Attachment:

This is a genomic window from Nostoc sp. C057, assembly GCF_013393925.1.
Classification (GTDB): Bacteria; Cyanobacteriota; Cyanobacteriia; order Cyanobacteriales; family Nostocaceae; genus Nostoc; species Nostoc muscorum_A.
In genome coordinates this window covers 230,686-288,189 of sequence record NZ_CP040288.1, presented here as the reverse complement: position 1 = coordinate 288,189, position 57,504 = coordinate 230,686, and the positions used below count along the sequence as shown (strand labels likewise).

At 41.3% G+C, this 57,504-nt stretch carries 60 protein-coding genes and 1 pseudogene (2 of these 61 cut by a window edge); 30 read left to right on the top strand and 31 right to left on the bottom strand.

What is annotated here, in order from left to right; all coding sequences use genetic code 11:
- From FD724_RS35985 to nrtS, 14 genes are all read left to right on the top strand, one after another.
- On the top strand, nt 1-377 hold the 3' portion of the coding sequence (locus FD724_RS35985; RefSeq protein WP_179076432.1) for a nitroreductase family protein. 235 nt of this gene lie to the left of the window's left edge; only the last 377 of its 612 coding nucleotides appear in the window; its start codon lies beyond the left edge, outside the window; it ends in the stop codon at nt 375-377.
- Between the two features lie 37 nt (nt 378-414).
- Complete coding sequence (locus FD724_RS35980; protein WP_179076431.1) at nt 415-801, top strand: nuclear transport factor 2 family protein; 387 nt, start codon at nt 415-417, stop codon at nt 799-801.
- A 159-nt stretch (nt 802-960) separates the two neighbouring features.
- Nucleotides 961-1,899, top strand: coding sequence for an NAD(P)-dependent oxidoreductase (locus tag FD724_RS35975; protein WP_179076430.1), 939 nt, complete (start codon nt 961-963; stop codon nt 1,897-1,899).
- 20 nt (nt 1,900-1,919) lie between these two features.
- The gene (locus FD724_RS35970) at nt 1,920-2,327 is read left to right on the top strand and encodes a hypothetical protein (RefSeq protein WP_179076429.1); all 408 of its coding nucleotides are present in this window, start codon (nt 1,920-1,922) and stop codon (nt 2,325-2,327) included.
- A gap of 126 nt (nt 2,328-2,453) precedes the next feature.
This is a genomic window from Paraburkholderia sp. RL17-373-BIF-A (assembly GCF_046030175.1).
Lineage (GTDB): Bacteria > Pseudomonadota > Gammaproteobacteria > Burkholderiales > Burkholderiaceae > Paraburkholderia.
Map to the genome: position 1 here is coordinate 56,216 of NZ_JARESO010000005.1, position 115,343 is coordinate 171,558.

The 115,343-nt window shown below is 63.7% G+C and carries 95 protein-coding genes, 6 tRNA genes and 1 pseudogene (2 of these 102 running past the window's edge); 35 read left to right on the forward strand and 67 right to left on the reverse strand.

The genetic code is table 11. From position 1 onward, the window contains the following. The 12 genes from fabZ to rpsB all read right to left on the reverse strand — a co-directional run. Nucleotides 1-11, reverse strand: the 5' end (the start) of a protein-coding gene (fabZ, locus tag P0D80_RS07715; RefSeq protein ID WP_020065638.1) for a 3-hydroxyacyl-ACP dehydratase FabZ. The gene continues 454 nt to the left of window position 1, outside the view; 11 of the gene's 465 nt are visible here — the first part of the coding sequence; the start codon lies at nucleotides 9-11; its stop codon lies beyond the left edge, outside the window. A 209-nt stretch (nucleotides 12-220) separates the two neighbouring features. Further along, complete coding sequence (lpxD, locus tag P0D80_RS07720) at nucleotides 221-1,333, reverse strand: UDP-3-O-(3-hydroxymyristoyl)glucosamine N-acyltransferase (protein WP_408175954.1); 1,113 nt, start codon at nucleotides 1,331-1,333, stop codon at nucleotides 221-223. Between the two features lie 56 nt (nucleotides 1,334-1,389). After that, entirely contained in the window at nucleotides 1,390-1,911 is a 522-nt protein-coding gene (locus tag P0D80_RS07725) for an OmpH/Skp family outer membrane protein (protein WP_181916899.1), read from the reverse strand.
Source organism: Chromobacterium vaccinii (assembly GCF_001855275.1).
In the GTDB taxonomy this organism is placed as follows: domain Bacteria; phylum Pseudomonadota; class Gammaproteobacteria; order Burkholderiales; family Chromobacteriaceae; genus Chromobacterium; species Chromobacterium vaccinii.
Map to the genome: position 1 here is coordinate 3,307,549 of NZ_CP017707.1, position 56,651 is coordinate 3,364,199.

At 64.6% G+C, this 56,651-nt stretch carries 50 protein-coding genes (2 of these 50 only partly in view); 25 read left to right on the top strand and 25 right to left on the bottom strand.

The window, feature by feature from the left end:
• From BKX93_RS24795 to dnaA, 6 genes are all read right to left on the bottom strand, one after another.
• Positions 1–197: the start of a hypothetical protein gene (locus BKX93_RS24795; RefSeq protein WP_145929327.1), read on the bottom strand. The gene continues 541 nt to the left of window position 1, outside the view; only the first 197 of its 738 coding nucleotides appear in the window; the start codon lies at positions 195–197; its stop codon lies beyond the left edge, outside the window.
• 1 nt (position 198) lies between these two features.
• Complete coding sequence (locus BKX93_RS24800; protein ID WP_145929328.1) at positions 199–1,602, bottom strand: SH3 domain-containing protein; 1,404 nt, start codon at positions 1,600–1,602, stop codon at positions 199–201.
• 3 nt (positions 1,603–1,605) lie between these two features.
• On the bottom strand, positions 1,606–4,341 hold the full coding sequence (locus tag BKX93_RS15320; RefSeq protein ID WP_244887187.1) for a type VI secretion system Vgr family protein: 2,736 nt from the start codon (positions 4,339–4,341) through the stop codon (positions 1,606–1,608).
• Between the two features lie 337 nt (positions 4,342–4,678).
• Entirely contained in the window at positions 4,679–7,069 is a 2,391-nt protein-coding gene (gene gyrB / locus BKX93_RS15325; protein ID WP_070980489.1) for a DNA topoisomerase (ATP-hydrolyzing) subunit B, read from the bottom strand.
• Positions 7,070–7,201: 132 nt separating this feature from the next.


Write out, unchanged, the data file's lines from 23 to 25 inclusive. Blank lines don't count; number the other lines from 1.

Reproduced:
At 64.6% G+C, this 56,651-nt stretch carries 50 protein-coding genes (2 of these 50 only partly in view); 25 read left to right on the top strand and 25 right to left on the bottom strand.

The window, feature by feature from the left end:
• From BKX93_RS24795 to dnaA, 6 genes are all read right to left on the bottom strand, one after another.